That romp I took through the Toronto Archives the other day didn’t end there, dear reader. It went on for hours as I pored maps and stories of the city dating back to 1834, when Toronto first became Toronto. Okay, possibly the second time, but this time the King himself signed off on it. York it weren’t no more anyhow.
It all started with innocently enough. I usually just close the window after flipping through the photos but this time, just for fun, I decided to click on the Archives logo in the corner. Sometimes their web exhibits are suuuuuuper boring. But this time, for Toronto’s 175th, they did a series on the city in 1834.
And now I can say that I know where the original city extended to — it’s been something of a bug on my itchy brain for a while now.
I checked the maps against current street names and locations and the boundary points I came up with seem to agree with the maps going back to 1834. Unfortunately these points disagree with the Archives’ analysis, but I don’t care.
According to me, the north-eastern edge of 1834 Toronto is the intersection of Queen Street and River Street:
At that time Queen Street was called Lot Street because it led to a bunch of allotted land — lots. Also, there was no queen. Clever.
The photos, by the way, are looking into the old city from the four corners. Some of those corners haven’t seen much action since the old city, as you can see above. Others, like the south-eastern Gooderham’s mill and later Worted boozery, have been since been gussied up:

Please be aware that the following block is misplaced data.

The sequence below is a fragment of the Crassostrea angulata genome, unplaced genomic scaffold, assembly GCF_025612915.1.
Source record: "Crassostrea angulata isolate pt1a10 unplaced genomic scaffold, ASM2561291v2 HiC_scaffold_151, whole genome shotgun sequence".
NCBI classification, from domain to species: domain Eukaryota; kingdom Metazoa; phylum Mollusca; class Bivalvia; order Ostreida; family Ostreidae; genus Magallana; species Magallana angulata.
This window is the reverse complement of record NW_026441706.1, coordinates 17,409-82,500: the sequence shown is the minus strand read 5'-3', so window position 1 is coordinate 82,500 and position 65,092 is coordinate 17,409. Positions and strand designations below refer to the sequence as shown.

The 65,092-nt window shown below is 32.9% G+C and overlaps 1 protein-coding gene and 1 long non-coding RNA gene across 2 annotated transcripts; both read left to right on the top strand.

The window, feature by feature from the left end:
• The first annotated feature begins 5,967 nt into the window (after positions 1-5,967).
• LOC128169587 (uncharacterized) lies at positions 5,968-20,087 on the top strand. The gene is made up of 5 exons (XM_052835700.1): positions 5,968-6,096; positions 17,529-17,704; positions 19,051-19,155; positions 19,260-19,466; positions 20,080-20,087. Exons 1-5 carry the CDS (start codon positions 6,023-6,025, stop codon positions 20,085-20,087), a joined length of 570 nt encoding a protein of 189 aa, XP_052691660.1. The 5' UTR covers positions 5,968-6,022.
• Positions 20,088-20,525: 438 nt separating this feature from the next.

But if full-on historical effacement is your thing (it’s okay to admit you like modern), the south-western edge on Front Street doesn’t get any more devastating. Not only is the intersecting Peter Street discarded for Blue Jays Way (organized ball leagues weren’t really a priority in 1834), but there is literally nothing left of the original city except Front Street:
Lot (Queen) Street would’ve been Toronto’s northern edge at that time. Yonge street ascended north to farmlands and occasional grand estate homes, but that was it. Nothing else but bush, natives, and Canadian Geese. So it’s probably safe to assume that many of the buildings along north-western Queen probably came later:
All said and done, you would’ve been able to walk from one edge of town to the other in about forty minutes. Make that fifty what with all the horse crap all over the place. On the southern edge, the Islands were a peninsula and everything south of the Gardiner was under water.
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That bug’s been thoroughly scratched. Now I know where the original city stood and I even learned a little history.
Irish beggars are to be met everywhere, and they are as ignorant and vicious as they are poor. They are lazy, improvident, and unthankful; they fill our poorhouses and our prisons, and are as brutish in their superstition as Hindoos.
Wicked. You just can’t make stuff like that up. :D
I guess Toronto history isn’t as tedious as I thought. Great. Now those bugs in my brain have multiplied!